Forgetting these items could cost you dearly
Did you forget something?
Travelers always leave things behind. I have left toothbrushes, an expensive electric razor, and countless computer outlets in vacation rentals and hotels over the past year. But during this holiday season, being forgetful could cost you dearly.
Consider what happened to Daniela Jedlicki, who was heading to the Turks and Caicos Islands for her honeymoon. When she tried to board her flight, an officer stopped her. As it turns out, these Caribbean islands have started requiring travelers to have health insurance that covers COVID-19-related hospitalizations abroad. Hers no.
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“We were told we had to purchase additional insurance from another party to enter the Turks and Caicos Islands,” recalls Jedlicki, a teacher from Northbrook, Illinois.
Forgetting to recheck insurance requirements cost him $ 4,381 in non-refundable airfare and hotel costs.
But it doesn’t have to happen to you. The keys to remembering are simple: do your homework, make a list, and do everything on your list before you go. Otherwise, your next trip might end before it begins.
Research, research, research
Don’t assume anything when planning your trip. And that means researching your destination even if you are sure you know the entry requirements.
“I check the entry requirements at the embassy or on the website of the local tourist office,” she says. “I also contact my airline a day before my departure for the most recent information on local travel regulations, such as what type of masks to wear.”
It is worth the extra work. Entry and quarantine requirements change so quickly that even your travel advisor can have trouble keeping up with them. And at the end of the day, it’s your responsibility to have the right test results and vaccine checks – not those from your airline, cruise line, or travel agent.
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How not to forget: make a list and double check it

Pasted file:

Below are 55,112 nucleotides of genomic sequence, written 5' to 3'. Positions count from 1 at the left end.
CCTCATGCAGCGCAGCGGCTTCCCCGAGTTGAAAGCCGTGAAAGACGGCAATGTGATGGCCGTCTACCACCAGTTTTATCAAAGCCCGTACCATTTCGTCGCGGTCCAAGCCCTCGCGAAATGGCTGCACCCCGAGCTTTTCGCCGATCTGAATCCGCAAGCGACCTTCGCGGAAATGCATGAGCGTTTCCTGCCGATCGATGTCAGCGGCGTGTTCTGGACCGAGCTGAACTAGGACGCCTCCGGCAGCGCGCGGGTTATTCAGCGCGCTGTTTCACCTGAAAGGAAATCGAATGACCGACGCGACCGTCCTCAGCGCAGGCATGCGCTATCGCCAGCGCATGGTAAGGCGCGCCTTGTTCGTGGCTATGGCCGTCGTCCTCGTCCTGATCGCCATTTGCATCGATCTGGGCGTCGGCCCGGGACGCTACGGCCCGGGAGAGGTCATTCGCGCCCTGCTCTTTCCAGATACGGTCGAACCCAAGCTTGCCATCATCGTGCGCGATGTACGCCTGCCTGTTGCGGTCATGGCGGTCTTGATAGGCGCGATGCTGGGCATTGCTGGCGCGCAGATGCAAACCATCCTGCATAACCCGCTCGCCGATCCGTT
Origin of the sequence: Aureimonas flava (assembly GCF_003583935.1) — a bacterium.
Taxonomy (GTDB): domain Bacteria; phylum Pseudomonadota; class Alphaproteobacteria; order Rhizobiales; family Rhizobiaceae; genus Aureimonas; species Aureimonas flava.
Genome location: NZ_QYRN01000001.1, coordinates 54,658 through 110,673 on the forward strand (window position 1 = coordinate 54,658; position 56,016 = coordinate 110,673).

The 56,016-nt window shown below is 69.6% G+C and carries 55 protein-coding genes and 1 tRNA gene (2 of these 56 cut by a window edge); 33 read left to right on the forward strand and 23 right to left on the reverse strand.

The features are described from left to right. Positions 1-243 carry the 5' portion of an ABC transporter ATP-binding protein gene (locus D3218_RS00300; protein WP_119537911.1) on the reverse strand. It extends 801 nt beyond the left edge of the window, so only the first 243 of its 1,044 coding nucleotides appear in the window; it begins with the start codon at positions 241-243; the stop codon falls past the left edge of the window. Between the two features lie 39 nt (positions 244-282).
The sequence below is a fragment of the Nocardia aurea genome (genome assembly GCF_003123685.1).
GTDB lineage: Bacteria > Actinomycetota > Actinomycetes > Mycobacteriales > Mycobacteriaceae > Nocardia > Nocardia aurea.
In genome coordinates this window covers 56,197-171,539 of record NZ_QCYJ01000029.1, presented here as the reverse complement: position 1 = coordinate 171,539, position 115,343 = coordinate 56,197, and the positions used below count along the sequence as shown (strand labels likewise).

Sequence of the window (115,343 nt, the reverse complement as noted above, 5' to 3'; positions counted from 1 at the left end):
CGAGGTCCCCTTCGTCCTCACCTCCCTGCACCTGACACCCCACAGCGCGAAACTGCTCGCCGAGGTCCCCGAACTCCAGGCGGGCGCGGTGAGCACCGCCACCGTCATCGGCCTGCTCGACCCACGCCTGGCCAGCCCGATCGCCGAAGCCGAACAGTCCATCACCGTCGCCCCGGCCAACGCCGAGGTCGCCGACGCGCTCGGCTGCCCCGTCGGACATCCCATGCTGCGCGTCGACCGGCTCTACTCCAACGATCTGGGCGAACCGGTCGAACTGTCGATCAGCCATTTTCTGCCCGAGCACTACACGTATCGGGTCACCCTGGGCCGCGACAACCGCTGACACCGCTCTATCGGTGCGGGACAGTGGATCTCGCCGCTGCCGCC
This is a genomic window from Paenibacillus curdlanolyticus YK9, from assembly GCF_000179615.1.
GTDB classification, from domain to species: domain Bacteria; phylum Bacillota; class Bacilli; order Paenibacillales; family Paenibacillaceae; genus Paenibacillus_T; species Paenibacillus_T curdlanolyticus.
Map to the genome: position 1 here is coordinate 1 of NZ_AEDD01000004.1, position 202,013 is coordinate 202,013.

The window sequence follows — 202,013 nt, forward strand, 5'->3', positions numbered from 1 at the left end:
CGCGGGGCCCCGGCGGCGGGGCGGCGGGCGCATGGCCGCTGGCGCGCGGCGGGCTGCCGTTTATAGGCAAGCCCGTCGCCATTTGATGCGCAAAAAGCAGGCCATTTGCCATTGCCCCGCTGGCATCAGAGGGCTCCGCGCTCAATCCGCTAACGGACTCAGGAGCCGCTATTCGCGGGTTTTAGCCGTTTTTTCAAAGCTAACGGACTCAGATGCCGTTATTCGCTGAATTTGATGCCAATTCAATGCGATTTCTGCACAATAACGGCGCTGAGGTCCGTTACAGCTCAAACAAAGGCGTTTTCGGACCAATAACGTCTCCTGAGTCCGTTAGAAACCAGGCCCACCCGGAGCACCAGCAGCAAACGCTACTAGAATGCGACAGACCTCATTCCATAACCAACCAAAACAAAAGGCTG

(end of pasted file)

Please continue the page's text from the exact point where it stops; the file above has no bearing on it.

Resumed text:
Deanna Ford, who runs a travel planning site called The detailed traveler, has dedicated his career to helping travelers remember things. She says checklists can help.
“Don’t leave the house without a detailed route and a checklist,” she says.
What’s on the list?
COVID-19 documents. Number one on Ford’s list: COVID-19 documentation. This includes a vaccination card and copy of the card, photo ID, and a negative coronavirus test result taken within the required time window. Even if you are traveling within the country and don’t think you need it, take it anyway. You never know when the requirements may change.
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A security kit. Debora Anthony, a nurse practitioner from Dallas, has a pandemic safety kit. She makes a checklist before each trip, then checks and rechecks before she leaves. “It should include spare masks, disposable seat covers for dirty airplane seats, hand sanitizer, disinfectant wipes, and a power bank to charge your phone, so you can avoid areas to strong contact like airport wall outlets, ”she said. “Keep the kit in your hand luggage, so that it is ready every time you go to the airport.” “
Medication. “A medication checklist is a top priority as it can be difficult to replace certain medications in many destinations, especially with the supply chain disruptions associated with the pandemic,” says Jean Gobbels, chief operating officer of Medjet, an air medical transport and travel security program. He says the company has had members who forget their meds and think everything will be fine, but then land in the hospital. He recommends taking twice as much of the medicine as you might need, just in case.
If you forget something, it’s probably not the end of the world, experts say. Many hotels keep a supply of chargers and extra toiletries, just in case a guest misses them. And you can still have paperwork overnight.
But it’s still a problem, and you better remember everything the first time around.
Tools to remember everything before your next trip
A reliable checklist. Chris Emery, the founder of the outdoor travel site Ordealiste.com, says it’s easy to forget something even if you are a seasoned traveler. “I forgot important things all the time when planning expeditions: tent poles, matches, passports, socks, a spare car key,” he says. The solution: a checklist with everything in it. “Checklists are the magic cure for my forgetfulness,” he adds. You can find a great checklist on the tour operator’s website Express Vacations. In addition, the TSA has a Restricted items checklist for your checked baggage.
Watertight sources. Consult primary sources such as State Department travel site, which contains the most recent visa and passport requirements for Americans. Discover a tool like Borderless from insurance company SafetyWing, which helps keep travelers informed of restrictions and entry requirements around the world.
A little extra time. Giving yourself a few extra minutes before you go can make all the difference. That’s what Warren Jaférian, the dean of international education at Endicott College, found. “As cliché as it sounds, you need to check, recheck and double check if you have all of your documents,” he says.